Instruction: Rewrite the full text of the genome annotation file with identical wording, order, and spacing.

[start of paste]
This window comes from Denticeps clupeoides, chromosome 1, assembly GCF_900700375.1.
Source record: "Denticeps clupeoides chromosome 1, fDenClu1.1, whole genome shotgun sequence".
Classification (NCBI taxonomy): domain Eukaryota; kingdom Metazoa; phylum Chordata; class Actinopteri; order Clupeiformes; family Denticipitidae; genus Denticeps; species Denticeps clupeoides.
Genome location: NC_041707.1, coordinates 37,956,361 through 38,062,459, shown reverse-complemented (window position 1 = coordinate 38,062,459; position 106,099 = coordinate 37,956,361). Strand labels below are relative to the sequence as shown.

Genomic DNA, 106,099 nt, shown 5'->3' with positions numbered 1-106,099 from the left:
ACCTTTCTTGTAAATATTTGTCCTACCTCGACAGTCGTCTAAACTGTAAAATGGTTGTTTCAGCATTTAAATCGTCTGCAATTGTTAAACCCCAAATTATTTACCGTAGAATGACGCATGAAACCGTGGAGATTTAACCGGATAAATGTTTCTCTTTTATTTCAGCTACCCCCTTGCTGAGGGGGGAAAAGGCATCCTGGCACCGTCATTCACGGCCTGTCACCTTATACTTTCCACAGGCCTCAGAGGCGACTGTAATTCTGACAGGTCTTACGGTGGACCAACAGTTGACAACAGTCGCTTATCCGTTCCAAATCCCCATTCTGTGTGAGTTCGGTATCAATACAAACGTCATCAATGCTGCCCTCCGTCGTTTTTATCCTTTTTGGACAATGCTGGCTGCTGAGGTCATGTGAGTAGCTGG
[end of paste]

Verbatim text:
This window comes from Denticeps clupeoides, chromosome 1, assembly GCF_900700375.1.
Source record: "Denticeps clupeoides chromosome 1, fDenClu1.1, whole genome shotgun sequence".
Classification (NCBI taxonomy): domain Eukaryota; kingdom Metazoa; phylum Chordata; class Actinopteri; order Clupeiformes; family Denticipitidae; genus Denticeps; species Denticeps clupeoides.
Genome location: NC_041707.1, coordinates 37,956,361 through 38,062,459, shown reverse-complemented (window position 1 = coordinate 38,062,459; position 106,099 = coordinate 37,956,361). Strand labels below are relative to the sequence as shown.

Genomic DNA, 106,099 nt, shown 5'->3' with positions numbered 1-106,099 from the left:
ACCTTTCTTGTAAATATTTGTCCTACCTCGACAGTCGTCTAAACTGTAAAATGGTTGTTTCAGCATTTAAATCGTCTGCAATTGTTAAACCCCAAATTATTTACCGTAGAATGACGCATGAAACCGTGGAGATTTAACCGGATAAATGTTTCTCTTTTATTTCAGCTACCCCCTTGCTGAGGGGGGAAAAGGCATCCTGGCACCGTCATTCACGGCCTGTCACCTTATACTTTCCACAGGCCTCAGAGGCGACTGTAATTCTGACAGGTCTTACGGTGGACCAACAGTTGACAACAGTCGCTTATCCGTTCCAAATCCCCATTCTGTGTGAGTTCGGTATCAATACAAACGTCATCAATGCTGCCCTCCGTCGTTTTTATCCTTTTTGGACAATGCTGGCTGCTGAGGTCATGTGAGTAGCTGG